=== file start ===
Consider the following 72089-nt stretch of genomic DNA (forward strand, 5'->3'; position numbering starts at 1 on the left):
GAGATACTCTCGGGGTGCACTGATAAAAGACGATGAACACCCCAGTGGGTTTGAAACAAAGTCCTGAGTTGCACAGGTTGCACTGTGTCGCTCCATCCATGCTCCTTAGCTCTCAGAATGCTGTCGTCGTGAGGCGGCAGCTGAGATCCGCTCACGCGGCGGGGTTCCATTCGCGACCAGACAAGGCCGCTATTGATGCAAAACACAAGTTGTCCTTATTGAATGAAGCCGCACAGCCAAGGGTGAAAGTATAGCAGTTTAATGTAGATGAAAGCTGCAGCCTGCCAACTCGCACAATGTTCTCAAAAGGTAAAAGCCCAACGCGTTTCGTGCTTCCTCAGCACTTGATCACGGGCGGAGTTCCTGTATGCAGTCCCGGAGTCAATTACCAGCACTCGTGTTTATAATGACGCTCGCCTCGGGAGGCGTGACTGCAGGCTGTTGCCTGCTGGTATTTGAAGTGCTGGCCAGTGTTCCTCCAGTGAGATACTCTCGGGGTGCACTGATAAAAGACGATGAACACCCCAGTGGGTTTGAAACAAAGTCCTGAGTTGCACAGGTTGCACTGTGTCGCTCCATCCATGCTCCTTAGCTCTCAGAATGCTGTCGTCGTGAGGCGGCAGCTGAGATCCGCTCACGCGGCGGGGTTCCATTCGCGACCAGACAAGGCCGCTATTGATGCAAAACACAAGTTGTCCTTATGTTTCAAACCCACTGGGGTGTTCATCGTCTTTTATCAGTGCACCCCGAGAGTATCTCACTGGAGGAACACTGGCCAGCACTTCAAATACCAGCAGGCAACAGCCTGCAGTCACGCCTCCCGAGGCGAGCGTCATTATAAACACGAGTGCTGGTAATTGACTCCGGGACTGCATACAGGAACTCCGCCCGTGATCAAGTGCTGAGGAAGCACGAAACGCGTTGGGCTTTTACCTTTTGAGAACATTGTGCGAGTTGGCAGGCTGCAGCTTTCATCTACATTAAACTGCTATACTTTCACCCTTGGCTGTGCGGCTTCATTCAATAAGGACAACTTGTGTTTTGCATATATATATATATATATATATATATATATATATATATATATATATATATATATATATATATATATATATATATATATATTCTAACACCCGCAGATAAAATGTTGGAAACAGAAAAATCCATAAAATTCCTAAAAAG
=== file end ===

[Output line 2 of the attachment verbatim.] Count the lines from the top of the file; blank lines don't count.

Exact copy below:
GAGATACTCTCGGGGTGCACTGATAAAAGACGATGAACACCCCAGTGGGTTTGAAACAAAGTCCTGAGTTGCACAGGTTGCACTGTGTCGCTCCATCCATGCTCCTTAGCTCTCAGAATGCTGTCGTCGTGAGGCGGCAGCTGAGATCCGCTCACGCGGCGGGGTTCCATTCGCGACCAGACAAGGCCGCTATTGATGCAAAACACAAGTTGTCCTTATTGAATGAAGCCGCACAGCCAAGGGTGAAAGTATAGCAGTTTAATGTAGATGAAAGCTGCAGCCTGCCAACTCGCACAATGTTCTCAAAAGGTAAAAGCCCAACGCGTTTCGTGCTTCCTCAGCACTTGATCACGGGCGGAGTTCCTGTATGCAGTCCCGGAGTCAATTACCAGCACTCGTGTTTATAATGACGCTCGCCTCGGGAGGCGTGACTGCAGGCTGTTGCCTGCTGGTATTTGAAGTGCTGGCCAGTGTTCCTCCAGTGAGATACTCTCGGGGTGCACTGATAAAAGACGATGAACACCCCAGTGGGTTTGAAACAAAGTCCTGAGTTGCACAGGTTGCACTGTGTCGCTCCATCCATGCTCCTTAGCTCTCAGAATGCTGTCGTCGTGAGGCGGCAGCTGAGATCCGCTCACGCGGCGGGGTTCCATTCGCGACCAGACAAGGCCGCTATTGATGCAAAACACAAGTTGTCCTTATGTTTCAAACCCACTGGGGTGTTCATCGTCTTTTATCAGTGCACCCCGAGAGTATCTCACTGGAGGAACACTGGCCAGCACTTCAAATACCAGCAGGCAACAGCCTGCAGTCACGCCTCCCGAGGCGAGCGTCATTATAAACACGAGTGCTGGTAATTGACTCCGGGACTGCATACAGGAACTCCGCCCGTGATCAAGTGCTGAGGAAGCACGAAACGCGTTGGGCTTTTACCTTTTGAGAACATTGTGCGAGTTGGCAGGCTGCAGCTTTCATCTACATTAAACTGCTATACTTTCACCCTTGGCTGTGCGGCTTCATTCAATAAGGACAACTTGTGTTTTGCATATATATATATATATATATATATATATATATATATATATATATATATATATATATATATATATATATATATATATATATTCTAACACCCGCAGATAAAATGTTGGAAACAGAAAAATCCATAAAATTCCTAAAAAG